The coronavirus is a wild card. And the White House economists failed to mention the ballooning budget deficit. The GOP, the party of fiscal responsibility, has been largely silent on this, making it all the more remarkable that acting White House chief of staff Mick Mulvaney spoke up. "The Washington Post" says in a speech this week Mulvaney, in his outside voice, said the GOP is interested in deficits only when there's a Democrat in the White House.

JARRETT: Well, President Trump is clearly not part of the Bong hype. At his rally in Colorado the president scoffed at the Best Picture Oscar win of "Parasite." Bong Joon Ho's film made history at the Academy Awards winning four and becoming the first foreign language film to be named Best Picture.


DONALD TRUMP, PRESIDENT OF THE UNITED STATES: And the winner is a movie from South Korea. What the hell was that all about? We've got enough problems with South Korea with trade. On top of it they give them the best movie of the year? Was it good? I don't know. You know, I'm looking for like -- wait, let's get "Gone with the Wind." Can we get like "Gone with the Wind" back please?


JARRETT: Neon, the company that distributed "Parasite," responded to the president's distaste for the subtitled film, tweeting, quote, "It's understandable he can't read."


ROMANS: "Gone with Wind" back. That's the top of the president's list. 1940?

JARRETT: That said everything you need to know about that.

ROMANS: 1940. All right, parents, listen up, a water bottle millions of you bought is being recalled for a second time.


ROMANS: 44 minutes past the hour. An Indianapolis interstate badly damaged after a tanker carrying 4,000 gallons of jet fuel overturned and exploded. Now the driver survived but suffered serious burns. It could have turned out a lot worse for him if not for Holly McNally.

Holly had just had a baby five days earlier. She was leaving the hospital after visiting her newborn in the intensive care unit when she stopped the tanker driver -- spotted him, rather, staggering out of his semi.


HOLLY MCNALLY, MOM CREDITED WITH HELPING SAVE DRIVER'S LIFE: I'm scaling and people are videotaping and watching but nobody's running over there.

[04:45:06] Smoke was hitting us and I was like, you know, just praying, like, God, please let me get out of there so I can go see my baby, but I thought what if that's my son, what if that were Connor, you know, when he's 30? Would you want somebody to just leave him there?


ROMANS: The driver is still in critical condition this morning.

JARRETT: Not what I was doing after I had a baby.


JARRETT: Well, a Tennessee death row inmate credited with saving the lives of three corrections officers executed by the state last night. Nicholas Sutton who was convicted of multiple murders also helped prison guards out of life-threatening situations three separate times. His lawyer says that was part of his appeal for clemency which was denied by the governor. The 58-year-old had been on death row since 1985.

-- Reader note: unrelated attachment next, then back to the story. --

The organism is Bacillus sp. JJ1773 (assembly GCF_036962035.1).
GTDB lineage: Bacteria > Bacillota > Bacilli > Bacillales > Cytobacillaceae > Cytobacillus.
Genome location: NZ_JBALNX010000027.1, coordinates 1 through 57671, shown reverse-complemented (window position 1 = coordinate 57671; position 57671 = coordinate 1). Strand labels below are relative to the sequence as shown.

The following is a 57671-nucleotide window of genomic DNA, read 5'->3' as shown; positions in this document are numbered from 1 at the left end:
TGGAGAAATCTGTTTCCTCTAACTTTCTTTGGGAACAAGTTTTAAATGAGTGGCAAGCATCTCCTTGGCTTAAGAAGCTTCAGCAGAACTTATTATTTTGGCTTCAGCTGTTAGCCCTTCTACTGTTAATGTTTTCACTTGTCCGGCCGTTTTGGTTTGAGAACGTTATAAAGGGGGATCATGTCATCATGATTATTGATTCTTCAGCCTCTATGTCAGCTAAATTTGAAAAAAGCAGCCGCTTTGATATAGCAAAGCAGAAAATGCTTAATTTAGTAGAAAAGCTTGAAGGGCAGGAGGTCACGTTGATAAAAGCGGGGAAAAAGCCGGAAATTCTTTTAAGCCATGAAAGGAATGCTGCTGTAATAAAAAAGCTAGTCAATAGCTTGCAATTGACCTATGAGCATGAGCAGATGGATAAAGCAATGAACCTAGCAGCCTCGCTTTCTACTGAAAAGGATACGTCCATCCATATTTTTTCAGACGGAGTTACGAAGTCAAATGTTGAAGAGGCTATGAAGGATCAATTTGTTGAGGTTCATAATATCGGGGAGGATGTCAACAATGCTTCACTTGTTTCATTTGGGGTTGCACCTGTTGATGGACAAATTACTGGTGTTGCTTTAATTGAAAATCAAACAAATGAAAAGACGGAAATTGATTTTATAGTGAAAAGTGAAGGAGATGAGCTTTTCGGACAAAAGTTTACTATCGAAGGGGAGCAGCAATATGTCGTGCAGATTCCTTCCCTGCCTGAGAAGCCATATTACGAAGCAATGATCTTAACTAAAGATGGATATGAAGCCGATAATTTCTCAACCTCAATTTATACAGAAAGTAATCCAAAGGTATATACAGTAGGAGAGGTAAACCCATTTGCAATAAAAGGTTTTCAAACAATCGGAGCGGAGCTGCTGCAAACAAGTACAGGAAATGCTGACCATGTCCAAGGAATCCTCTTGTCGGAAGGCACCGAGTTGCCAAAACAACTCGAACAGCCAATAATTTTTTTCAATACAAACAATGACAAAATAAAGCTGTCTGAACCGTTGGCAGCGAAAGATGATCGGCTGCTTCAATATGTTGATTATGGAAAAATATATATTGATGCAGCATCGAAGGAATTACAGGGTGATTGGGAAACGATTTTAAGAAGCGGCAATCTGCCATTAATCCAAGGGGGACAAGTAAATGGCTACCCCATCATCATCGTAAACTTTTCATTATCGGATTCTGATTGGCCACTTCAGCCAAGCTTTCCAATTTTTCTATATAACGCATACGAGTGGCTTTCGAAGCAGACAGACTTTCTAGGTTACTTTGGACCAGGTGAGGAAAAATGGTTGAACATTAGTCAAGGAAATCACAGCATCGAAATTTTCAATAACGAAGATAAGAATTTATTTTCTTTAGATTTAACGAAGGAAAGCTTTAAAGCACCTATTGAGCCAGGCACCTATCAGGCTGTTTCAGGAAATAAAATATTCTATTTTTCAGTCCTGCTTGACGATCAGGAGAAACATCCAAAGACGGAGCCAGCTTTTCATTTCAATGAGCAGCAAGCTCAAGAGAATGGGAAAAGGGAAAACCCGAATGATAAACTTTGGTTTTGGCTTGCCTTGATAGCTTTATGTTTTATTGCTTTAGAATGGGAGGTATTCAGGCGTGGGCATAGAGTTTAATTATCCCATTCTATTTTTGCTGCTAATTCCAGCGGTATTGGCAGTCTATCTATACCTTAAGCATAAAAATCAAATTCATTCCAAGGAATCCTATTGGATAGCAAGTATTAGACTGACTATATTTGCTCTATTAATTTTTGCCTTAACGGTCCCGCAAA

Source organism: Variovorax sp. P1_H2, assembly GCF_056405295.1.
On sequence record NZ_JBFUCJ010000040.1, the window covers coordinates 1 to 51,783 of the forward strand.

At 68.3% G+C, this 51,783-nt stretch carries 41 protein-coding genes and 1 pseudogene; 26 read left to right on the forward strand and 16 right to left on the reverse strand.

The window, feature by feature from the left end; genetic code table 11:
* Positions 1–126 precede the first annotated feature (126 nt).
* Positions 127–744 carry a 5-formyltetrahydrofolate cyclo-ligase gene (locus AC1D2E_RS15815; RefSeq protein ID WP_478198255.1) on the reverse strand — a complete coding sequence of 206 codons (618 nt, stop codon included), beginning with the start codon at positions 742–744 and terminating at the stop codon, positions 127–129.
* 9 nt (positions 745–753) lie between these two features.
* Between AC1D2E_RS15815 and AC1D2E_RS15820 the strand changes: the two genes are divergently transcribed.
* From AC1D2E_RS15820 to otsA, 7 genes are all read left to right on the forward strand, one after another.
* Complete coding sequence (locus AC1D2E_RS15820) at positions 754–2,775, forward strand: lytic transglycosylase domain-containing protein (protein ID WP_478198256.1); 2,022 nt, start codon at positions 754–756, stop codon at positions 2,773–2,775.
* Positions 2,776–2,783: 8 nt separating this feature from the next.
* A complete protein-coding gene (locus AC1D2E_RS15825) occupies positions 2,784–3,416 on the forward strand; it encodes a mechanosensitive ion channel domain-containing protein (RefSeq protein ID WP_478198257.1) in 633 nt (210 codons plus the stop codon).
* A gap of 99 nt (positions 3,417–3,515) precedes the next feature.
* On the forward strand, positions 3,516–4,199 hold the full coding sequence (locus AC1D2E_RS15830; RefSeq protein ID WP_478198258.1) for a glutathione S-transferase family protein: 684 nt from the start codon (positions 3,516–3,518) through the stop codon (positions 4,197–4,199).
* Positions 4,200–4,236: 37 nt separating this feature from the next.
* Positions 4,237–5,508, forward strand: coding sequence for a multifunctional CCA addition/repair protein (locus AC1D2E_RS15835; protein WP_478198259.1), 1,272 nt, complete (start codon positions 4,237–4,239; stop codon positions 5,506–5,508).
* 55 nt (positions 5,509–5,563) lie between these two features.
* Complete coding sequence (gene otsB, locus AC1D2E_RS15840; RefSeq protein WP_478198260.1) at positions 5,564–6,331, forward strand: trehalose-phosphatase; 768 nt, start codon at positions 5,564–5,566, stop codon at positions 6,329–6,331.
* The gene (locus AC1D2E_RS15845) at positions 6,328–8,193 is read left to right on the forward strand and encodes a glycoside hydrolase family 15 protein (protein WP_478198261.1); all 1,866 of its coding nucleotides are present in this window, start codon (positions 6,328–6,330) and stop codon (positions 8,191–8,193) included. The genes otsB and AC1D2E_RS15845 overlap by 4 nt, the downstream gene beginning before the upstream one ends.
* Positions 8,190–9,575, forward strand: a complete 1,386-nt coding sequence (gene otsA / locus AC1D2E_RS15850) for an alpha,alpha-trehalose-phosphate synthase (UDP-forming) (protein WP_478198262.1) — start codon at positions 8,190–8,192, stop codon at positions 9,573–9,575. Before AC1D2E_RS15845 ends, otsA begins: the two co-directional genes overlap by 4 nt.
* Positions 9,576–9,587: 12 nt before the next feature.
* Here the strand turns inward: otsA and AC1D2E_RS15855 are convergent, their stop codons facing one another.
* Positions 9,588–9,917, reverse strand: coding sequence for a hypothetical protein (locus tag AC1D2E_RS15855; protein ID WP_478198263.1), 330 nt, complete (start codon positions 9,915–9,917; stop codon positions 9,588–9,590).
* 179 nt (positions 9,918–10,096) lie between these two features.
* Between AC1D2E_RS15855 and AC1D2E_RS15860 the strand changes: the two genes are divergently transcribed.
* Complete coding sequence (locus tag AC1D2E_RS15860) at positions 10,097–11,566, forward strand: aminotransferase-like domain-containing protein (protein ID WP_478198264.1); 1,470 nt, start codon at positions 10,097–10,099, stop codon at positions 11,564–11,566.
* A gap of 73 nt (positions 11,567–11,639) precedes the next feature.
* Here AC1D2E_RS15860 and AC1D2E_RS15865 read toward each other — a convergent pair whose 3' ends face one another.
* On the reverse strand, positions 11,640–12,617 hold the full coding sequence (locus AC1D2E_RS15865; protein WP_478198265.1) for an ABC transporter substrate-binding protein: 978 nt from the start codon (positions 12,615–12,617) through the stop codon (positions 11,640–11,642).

ROMANS: The mother of two children missing for months in Idaho has been arrested in Hawaii. 46-year-old Lori Vallow is being held on $5 million bail facing two felony counts of desertion and non-support of dependent children. 7-year-old Joshua "JJ" Vallow and his sister, 17- year-old Tylee Ryan, were last heard from in September. About two months later, Vallow and her husband fled their home in Rexburg, Idaho, when authorities began looking for the children.

JARRETT: A Mississippi law that bans abortions once a fetal heartbeat can be detected remains blocked this morning after a ruling by a federal appeals court. A fetal heartbeat can be heard as early as six weeks into pregnancy. But the judges all agreed cardiac activity can be detected well before a fetus can actually live outside the womb and that dooms the law. The measure is the first of the abortion bans passed in 2019 to be blocked at the federal appeals level.

ROMANS: A fiery landing at the Daytona Beach International Airport. The Cessna Citation Mustang was forced to land on its belly after experiencing landing gear trouble. Airport fire officials rushed in to douse the plane with foam and two people onboard could be seen running from the aircraft. Both airport runways had to be shut down while a crane removed that plane.

JARRETT: Sports bottle maker Contigo recalling nearly six million of its kids water bottles. No, this is not a news re-run. This is exactly the same bottle company that recalled last August, and it includes the replacement lids provided in the first recall. There's concern the spout can detach and cause children to choke. The bottles were sold at Costco, Wal-Mart, Target and various stores online. For more information go to